THE CASE OF THE MISSING JOBS
April 7, 2006
Manufacturing in America is producing and exporting more goods than ever before, says David Huether, chief economist at the National Association of Manufacturers.
In 2004 and 2005, manufacturing's expansion easily outpaced the larger U.S. economy. Yet, manufacturing employment at 14.2 million workers is at its lowest level in more than 50 years. So why is manufacturing output at an all-time high?
- Since 2001, with the aid of computers, telecommunications advances and ever more efficient plant operations, U.S. manufacturing productivity, or the amount of goods or services a worker produces in an hour, has soared a dizzying 24 percent.
- Persistently slow economic growth in Japan and Europe has limited demand for United States-made goods and thus worked to lower post-recession output from American plants, as did the uncertainties caused by the September 11 attacks, corporate scandals and the buildup of war in Iraq during the early stages of our current expansion.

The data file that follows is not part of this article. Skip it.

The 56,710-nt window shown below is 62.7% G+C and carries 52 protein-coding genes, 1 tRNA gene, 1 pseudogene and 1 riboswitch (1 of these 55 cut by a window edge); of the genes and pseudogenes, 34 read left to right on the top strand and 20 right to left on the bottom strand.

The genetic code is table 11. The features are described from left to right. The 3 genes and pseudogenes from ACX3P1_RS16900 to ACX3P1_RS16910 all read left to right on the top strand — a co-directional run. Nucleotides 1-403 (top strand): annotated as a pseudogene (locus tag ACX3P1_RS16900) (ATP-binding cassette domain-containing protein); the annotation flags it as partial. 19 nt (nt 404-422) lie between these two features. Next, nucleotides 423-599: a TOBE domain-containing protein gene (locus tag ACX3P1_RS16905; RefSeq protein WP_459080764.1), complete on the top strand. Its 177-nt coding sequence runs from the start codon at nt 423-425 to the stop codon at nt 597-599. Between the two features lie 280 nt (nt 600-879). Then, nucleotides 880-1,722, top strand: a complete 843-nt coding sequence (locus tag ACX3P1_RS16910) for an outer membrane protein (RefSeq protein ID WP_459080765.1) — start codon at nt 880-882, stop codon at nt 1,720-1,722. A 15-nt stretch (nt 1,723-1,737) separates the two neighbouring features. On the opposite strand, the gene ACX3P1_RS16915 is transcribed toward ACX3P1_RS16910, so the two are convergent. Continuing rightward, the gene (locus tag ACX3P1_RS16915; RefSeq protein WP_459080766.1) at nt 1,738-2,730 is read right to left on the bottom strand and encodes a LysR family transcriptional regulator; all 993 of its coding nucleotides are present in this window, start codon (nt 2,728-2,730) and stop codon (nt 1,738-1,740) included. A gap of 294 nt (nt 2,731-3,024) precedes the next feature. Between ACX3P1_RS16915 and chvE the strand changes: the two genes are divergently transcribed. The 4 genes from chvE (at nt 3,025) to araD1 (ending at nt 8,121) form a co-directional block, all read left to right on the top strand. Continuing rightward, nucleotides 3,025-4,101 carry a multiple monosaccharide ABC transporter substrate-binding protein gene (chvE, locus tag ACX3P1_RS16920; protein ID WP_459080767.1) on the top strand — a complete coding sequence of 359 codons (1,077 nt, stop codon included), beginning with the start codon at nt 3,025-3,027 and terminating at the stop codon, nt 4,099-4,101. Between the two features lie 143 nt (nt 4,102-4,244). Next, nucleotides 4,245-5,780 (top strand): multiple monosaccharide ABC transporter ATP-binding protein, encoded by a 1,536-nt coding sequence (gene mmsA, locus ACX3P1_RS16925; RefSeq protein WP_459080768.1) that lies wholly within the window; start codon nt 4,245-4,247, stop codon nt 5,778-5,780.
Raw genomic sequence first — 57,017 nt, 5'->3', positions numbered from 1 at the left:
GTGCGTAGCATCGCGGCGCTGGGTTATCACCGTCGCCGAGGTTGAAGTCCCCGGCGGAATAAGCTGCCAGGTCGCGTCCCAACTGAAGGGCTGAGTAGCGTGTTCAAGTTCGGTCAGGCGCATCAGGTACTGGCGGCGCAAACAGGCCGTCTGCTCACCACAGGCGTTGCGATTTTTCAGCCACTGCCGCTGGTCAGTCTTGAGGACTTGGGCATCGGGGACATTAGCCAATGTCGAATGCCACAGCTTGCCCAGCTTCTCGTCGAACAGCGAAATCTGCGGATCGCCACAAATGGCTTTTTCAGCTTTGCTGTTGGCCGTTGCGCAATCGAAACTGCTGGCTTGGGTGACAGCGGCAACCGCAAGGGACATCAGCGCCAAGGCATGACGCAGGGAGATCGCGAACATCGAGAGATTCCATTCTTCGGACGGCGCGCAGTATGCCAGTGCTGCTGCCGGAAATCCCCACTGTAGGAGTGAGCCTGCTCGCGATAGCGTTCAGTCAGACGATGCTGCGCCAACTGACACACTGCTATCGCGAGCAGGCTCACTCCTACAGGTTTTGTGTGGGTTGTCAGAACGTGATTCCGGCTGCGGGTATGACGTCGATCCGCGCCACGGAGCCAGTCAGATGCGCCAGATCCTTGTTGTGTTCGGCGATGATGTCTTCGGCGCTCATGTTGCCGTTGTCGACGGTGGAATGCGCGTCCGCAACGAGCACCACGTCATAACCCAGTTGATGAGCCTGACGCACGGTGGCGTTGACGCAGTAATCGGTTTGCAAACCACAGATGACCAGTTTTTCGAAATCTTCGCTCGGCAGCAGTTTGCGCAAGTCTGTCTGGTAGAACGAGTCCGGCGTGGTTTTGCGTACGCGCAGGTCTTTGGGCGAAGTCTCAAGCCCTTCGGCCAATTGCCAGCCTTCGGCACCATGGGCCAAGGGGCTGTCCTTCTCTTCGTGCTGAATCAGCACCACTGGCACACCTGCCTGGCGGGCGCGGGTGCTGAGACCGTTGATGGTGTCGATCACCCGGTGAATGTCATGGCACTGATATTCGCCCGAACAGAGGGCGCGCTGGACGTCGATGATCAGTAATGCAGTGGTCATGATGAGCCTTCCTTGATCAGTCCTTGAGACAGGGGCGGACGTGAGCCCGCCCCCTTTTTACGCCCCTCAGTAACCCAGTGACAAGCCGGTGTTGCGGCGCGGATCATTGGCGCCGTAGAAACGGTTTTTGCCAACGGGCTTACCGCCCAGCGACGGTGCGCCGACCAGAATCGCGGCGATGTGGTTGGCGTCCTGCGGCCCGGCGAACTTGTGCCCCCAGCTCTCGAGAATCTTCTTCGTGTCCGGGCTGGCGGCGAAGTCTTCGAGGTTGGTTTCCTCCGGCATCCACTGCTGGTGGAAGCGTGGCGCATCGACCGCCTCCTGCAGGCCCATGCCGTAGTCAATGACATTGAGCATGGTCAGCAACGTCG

- U.S. manufacturing output has increased a welcome 13 percent since the end of 2001, but that growth is barely half the average increase during the initial four years of the previous four recoveries.
So, it has been this lower demand and output, coupled with high productivity growth that has conspired to depress the kind of manufacturing job creation we might otherwise have expected since 2002, says Huether. Looking ahead, the number of manufacturing jobs we create or lose will depend entirely on the global demand for U.S.-made products.
Source: David Huether, "The Case of the Missing Jobs," Business Week, April 3, 2006.
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